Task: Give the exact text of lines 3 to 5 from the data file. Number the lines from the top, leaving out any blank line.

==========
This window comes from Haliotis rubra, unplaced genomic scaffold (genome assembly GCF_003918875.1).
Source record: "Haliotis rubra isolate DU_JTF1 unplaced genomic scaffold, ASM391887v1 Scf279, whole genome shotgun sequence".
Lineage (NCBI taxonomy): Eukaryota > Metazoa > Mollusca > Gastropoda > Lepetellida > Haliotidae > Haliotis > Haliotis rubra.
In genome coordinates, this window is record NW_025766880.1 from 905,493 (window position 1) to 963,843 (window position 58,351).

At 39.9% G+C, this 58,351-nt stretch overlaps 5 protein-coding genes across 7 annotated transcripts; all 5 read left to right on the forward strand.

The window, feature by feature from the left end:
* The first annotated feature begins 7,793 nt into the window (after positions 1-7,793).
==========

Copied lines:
Lineage (NCBI taxonomy): Eukaryota > Metazoa > Mollusca > Gastropoda > Lepetellida > Haliotidae > Haliotis > Haliotis rubra.
In genome coordinates, this window is record NW_025766880.1 from 905,493 (window position 1) to 963,843 (window position 58,351).

At 39.9% G+C, this 58,351-nt stretch overlaps 5 protein-coding genes across 7 annotated transcripts; all 5 read left to right on the forward strand.